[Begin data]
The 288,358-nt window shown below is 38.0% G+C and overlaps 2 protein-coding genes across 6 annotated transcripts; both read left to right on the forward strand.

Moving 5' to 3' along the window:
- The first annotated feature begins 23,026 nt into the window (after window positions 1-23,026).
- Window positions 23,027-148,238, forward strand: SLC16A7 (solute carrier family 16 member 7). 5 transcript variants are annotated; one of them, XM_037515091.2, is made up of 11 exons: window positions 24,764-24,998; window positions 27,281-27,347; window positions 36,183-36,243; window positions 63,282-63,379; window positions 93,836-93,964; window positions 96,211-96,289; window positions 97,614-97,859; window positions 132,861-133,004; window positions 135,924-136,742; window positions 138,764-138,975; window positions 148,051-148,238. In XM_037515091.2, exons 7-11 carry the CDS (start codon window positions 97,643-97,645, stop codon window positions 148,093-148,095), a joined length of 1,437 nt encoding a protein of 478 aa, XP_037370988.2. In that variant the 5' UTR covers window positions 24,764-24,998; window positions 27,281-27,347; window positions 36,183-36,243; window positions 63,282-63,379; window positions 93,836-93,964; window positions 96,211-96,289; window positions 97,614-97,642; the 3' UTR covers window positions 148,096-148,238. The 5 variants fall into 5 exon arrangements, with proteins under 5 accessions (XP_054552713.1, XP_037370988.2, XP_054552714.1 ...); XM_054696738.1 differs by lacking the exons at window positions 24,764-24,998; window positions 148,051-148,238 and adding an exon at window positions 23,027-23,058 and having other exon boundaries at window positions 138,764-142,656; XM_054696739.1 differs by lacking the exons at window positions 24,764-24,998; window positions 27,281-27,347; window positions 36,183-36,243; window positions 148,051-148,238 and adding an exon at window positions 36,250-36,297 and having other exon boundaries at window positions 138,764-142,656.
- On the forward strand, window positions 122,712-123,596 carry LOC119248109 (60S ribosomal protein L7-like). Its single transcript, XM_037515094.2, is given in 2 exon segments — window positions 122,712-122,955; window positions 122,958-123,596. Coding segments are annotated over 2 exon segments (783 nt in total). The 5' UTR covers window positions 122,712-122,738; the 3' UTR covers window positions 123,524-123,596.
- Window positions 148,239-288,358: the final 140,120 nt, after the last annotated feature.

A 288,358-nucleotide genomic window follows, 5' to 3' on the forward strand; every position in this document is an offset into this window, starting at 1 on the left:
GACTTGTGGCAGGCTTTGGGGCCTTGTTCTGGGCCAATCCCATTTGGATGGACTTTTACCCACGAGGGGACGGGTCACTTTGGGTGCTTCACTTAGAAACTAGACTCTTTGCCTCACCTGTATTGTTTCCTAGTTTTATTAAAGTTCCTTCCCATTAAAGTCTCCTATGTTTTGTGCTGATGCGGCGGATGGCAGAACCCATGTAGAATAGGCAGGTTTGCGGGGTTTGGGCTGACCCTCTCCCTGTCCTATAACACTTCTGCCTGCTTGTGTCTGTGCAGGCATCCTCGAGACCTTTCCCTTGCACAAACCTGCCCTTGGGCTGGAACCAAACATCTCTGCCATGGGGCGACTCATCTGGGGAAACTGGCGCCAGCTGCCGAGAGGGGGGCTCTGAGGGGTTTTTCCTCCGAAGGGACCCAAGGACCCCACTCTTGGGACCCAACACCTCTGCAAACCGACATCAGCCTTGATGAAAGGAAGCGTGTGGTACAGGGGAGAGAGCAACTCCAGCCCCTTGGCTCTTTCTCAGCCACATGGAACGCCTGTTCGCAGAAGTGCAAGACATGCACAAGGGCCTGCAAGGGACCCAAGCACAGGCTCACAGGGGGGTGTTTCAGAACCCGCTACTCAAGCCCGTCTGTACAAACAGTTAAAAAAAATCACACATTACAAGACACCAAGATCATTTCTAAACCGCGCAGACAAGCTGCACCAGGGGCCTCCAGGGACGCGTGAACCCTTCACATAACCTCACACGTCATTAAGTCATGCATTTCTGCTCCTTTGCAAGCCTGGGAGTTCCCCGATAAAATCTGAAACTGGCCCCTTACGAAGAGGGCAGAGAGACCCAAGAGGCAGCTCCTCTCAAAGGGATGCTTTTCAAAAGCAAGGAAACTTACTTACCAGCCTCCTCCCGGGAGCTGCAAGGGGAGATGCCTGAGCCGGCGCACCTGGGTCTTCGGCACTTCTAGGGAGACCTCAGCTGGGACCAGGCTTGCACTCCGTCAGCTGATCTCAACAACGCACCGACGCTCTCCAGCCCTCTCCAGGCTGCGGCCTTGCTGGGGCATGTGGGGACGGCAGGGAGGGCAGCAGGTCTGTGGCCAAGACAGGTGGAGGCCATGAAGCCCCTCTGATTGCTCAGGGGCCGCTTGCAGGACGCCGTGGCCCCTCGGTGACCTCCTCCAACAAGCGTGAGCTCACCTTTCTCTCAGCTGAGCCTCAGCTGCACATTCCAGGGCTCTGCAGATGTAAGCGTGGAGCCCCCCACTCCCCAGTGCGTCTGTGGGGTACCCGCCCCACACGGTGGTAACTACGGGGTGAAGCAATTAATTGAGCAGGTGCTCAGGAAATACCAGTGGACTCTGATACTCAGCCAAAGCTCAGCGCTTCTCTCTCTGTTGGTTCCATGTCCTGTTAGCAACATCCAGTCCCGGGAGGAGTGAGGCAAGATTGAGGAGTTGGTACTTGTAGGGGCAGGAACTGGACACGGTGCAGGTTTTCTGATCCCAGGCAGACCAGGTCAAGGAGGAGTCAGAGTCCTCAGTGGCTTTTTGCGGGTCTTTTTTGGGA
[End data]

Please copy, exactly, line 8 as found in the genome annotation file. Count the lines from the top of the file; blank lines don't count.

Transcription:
GACTTGTGGCAGGCTTTGGGGCCTTGTTCTGGGCCAATCCCATTTGGATGGACTTTTACCCACGAGGGGACGGGTCACTTTGGGTGCTTCACTTAGAAACTAGACTCTTTGCCTCACCTGTATTGTTTCCTAGTTTTATTAAAGTTCCTTCCCATTAAAGTCTCCTATGTTTTGTGCTGATGCGGCGGATGGCAGAACCCATGTAGAATAGGCAGGTTTGCGGGGTTTGGGCTGACCCTCTCCCTGTCCTATAACACTTCTGCCTGCTTGTGTCTGTGCAGGCATCCTCGAGACCTTTCCCTTGCACAAACCTGCCCTTGGGCTGGAACCAAACATCTCTGCCATGGGGCGACTCATCTGGGGAAACTGGCGCCAGCTGCCGAGAGGGGGGCTCTGAGGGGTTTTTCCTCCGAAGGGACCCAAGGACCCCACTCTTGGGACCCAACACCTCTGCAAACCGACATCAGCCTTGATGAAAGGAAGCGTGTGGTACAGGGGAGAGAGCAACTCCAGCCCCTTGGCTCTTTCTCAGCCACATGGAACGCCTGTTCGCAGAAGTGCAAGACATGCACAAGGGCCTGCAAGGGACCCAAGCACAGGCTCACAGGGGGGTGTTTCAGAACCCGCTACTCAAGCCCGTCTGTACAAACAGTTAAAAAAAATCACACATTACAAGACACCAAGATCATTTCTAAACCGCGCAGACAAGCTGCACCAGGGGCCTCCAGGGACGCGTGAACCCTTCACATAACCTCACACGTCATTAAGTCATGCATTTCTGCTCCTTTGCAAGCCTGGGAGTTCCCCGATAAAATCTGAAACTGGCCCCTTACGAAGAGGGCAGAGAGACCCAAGAGGCAGCTCCTCTCAAAGGGATGCTTTTCAAAAGCAAGGAAACTTACTTACCAGCCTCCTCCCGGGAGCTGCAAGGGGAGATGCCTGAGCCGGCGCACCTGGGTCTTCGGCACTTCTAGGGAGACCTCAGCTGGGACCAGGCTTGCACTCCGTCAGCTGATCTCAACAACGCACCGACGCTCTCCAGCCCTCTCCAGGCTGCGGCCTTGCTGGGGCATGTGGGGACGGCAGGGAGGGCAGCAGGTCTGTGGCCAAGACAGGTGGAGGCCATGAAGCCCCTCTGATTGCTCAGGGGCCGCTTGCAGGACGCCGTGGCCCCTCGGTGACCTCCTCCAACAAGCGTGAGCTCACCTTTCTCTCAGCTGAGCCTCAGCTGCACATTCCAGGGCTCTGCAGATGTAAGCGTGGAGCCCCCCACTCCCCAGTGCGTCTGTGGGGTACCCGCCCCACACGGTGGTAACTACGGGGTGAAGCAATTAATTGAGCAGGTGCTCAGGAAATACCAGTGGACTCTGATACTCAGCCAAAGCTCAGCGCTTCTCTCTCTGTTGGTTCCATGTCCTGTTAGCAACATCCAGTCCCGGGAGGAGTGAGGCAAGATTGAGGAGTTGGTACTTGTAGGGGCAGGAACTGGACACGGTGCAGGTTTTCTGATCCCAGGCAGACCAGGTCAAGGAGGAGTCAGAGTCCTCAGTGGCTTTTTGCGGGTCTTTTTTGGGA